A gene that UVA Health researchers discovered is responsible for the deadliest type of brain tumor is also responsible for two forms of childhood cancer, the scientists have found.
The new discovery may open the door to the first targeted treatments for two types of rhabdomyosarcoma, a cancer of the soft tissue that primarily strikes young children.
The gene may also play an important role in other cancers that form in muscle, fat, nerves and other connective tissues in both children and adults, the research suggests.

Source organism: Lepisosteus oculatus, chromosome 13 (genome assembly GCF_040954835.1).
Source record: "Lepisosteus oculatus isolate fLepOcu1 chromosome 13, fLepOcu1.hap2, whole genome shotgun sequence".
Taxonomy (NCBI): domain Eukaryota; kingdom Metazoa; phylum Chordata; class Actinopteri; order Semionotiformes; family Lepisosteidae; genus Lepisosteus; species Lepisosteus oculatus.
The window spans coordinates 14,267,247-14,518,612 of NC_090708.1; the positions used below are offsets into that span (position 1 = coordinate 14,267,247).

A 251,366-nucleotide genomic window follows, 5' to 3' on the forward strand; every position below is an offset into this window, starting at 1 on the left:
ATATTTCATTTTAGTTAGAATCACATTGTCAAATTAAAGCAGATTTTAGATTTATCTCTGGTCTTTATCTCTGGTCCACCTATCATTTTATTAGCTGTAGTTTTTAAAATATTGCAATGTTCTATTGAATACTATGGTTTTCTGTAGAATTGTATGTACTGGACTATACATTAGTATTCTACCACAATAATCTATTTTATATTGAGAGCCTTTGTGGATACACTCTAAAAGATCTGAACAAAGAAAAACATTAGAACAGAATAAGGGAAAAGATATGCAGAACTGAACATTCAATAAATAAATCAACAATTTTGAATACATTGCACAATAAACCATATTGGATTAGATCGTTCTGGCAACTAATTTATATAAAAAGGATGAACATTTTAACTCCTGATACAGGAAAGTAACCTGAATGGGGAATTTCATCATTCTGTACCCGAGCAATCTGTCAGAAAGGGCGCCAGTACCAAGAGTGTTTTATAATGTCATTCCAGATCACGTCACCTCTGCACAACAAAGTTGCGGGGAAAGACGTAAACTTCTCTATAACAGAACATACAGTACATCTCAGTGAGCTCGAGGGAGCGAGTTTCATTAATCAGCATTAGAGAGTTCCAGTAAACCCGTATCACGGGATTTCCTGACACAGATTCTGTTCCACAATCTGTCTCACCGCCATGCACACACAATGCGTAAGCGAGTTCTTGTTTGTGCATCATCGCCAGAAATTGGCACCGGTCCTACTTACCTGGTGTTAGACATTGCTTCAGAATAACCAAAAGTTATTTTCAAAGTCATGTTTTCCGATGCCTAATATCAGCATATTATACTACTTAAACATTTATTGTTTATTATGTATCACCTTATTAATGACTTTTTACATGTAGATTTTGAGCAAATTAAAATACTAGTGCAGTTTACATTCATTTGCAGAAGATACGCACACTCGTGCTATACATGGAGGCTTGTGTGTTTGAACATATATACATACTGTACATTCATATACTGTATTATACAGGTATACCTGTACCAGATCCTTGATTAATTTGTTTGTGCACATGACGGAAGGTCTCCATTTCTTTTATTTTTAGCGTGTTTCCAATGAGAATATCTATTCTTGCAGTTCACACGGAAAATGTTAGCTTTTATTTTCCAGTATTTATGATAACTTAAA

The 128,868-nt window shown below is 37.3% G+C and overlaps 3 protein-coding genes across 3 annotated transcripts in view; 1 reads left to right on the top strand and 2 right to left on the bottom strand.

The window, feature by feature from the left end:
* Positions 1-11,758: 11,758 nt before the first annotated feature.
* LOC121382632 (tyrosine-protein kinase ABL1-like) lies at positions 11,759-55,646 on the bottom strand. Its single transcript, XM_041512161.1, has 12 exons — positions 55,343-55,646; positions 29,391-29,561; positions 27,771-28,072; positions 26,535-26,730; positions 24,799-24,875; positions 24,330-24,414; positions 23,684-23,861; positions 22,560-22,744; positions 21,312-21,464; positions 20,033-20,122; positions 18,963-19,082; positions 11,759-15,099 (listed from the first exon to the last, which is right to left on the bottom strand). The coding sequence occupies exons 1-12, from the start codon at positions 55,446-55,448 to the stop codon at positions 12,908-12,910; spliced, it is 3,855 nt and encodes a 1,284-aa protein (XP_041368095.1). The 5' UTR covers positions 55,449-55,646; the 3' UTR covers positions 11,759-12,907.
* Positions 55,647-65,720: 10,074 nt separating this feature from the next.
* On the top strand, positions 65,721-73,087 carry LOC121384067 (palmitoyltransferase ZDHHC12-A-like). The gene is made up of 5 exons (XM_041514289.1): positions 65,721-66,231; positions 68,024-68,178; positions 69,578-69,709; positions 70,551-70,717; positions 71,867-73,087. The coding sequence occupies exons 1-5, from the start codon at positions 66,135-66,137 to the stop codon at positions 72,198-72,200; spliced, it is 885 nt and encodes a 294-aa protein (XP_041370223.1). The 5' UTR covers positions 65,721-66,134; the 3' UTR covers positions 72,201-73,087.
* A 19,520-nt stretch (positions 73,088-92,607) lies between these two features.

“We accumulated multiple lines of evidence supporting [the gene] AVIL is powerful driver for both major types of rhabdomyosarcoma,” said researcher Hui Li, PhD, of the University of Virginia School of Medicine’s Department of Pathology and UVA Cancer Center. “The tumors are oncogene addicted to AVIL, which supports the rationale to design therapeutic interventions to target AVIL in this childhood cancer.”
Li and his team discovered in 2020 that the gene AVIL is the oncogene (cancer-causing gene) responsible for glioblastoma, the most lethal form of brain cancer. Less than 7% of patients with glioblastoma survive five years after diagnosis.
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